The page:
Today we visited Qaser Al Yahud – the site where Joshua lead the people across the Jordan to the promised land, the place where Elijah was taken up to heaven in a chariot of fire, and the place where Jesus was baptized by John – we toured the site of Qumran – where the Essenes lived in Jesus’ day, and where the Dead Sea Scrolls were discovered in caves in the hills – and floated in the Dead Sea.
“Oh, how great are God’s riches and wisdom and knowledge! How impossible it is for us to understand his decisions and his ways!” Romans 11:33 NLT
One of the fascinating things about leading a tour like this, is you never know what will most excite, inspire and move the people you are leading.
The first time my Father travelled the Holy Land with me, he was brought to tears by two things we saw just through the windows of the bus (the site of Kursi, where our current tour held worship yesterday, and the site of Mount Precipice, which our current tour got to explore). He still can’t talk about them without becoming emotional. Who knew that something we just drove past, would have such a profound effect on him?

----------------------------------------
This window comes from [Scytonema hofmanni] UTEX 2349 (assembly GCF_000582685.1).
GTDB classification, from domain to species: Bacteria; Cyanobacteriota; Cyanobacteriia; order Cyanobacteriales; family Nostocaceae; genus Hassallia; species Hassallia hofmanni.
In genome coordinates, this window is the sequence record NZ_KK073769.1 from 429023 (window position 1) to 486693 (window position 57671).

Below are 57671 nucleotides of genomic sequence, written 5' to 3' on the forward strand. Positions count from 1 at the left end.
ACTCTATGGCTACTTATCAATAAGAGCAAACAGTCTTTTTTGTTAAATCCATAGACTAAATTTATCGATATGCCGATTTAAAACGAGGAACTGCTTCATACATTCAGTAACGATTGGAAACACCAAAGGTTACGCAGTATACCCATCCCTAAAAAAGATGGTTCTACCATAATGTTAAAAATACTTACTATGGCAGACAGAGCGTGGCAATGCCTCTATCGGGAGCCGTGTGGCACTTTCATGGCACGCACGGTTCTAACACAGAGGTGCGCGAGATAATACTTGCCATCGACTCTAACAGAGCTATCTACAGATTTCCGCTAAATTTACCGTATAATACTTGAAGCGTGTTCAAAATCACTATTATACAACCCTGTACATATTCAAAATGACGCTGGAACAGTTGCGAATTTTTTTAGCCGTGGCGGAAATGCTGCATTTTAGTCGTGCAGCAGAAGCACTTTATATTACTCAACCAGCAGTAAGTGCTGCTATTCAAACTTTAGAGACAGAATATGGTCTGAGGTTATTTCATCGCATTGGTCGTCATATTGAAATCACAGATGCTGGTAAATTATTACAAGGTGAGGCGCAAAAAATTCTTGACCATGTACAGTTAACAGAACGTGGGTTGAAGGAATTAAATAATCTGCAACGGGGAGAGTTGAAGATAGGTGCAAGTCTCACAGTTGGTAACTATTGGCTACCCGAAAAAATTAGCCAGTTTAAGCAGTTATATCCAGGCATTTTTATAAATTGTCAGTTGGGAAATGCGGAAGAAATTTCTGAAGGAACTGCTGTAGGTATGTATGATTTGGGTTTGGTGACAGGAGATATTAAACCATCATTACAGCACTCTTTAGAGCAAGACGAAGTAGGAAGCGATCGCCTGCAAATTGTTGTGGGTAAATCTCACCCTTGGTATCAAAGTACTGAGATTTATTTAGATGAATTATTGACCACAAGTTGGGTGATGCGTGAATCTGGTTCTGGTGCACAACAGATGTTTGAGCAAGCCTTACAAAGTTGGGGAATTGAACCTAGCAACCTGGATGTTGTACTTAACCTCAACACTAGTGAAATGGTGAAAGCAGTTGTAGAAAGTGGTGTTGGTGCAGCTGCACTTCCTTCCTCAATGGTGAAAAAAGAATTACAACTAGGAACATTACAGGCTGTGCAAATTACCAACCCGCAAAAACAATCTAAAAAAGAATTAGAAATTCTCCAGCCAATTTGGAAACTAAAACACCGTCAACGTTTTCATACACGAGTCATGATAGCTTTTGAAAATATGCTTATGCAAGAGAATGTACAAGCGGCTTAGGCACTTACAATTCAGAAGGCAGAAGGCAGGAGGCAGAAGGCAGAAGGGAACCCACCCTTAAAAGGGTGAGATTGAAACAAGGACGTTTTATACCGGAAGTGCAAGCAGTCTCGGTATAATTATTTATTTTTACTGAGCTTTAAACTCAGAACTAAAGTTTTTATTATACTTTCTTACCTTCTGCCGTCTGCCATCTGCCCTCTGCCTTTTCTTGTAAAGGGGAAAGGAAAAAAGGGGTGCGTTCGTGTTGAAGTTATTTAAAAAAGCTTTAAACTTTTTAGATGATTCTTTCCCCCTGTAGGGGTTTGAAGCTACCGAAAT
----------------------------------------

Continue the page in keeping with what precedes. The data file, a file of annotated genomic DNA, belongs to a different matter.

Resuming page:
Every time I bring people here, I’m amazed by the things that they find profound and moving. You always know, as a leader, that people of faith are going to be deeply affected by their experience in this land, but you never know which site or which experience will be the one to get to them.
My group of Graceview congregants have been gushing about the Dead Sea scrolls all day. They’ve found today the most exciting day of the tour (they were also really blown away by the Baptismal Site and by the Dead Sea, as well).
What Paul is saying to the church in Rome in the verse above is that none of us knows how God is going to grab hold of someone’s heart. To borrow a phrase from U2 – He moves in mysterious ways!
This is why, as the church, we have to make room for each other. We have to make room for the fact that your experience of God may not be the same as mine, but that God loves us both, dearly.
The hymn that you love (for example) might grate on my nerves, but that doesn’t mean we shouldn’t sing it. In fact, what that means is that I have the opportunity to practice the kind of radically-other-centered love that Jesus embodied by setting aside my irritation with it so that you are able to enter deeply into worship in your way.
May we all find that kind of generosity toward each other, because then we will be worshiping Jesus!
From Qaser Al Yahud:
From the Dead Sea: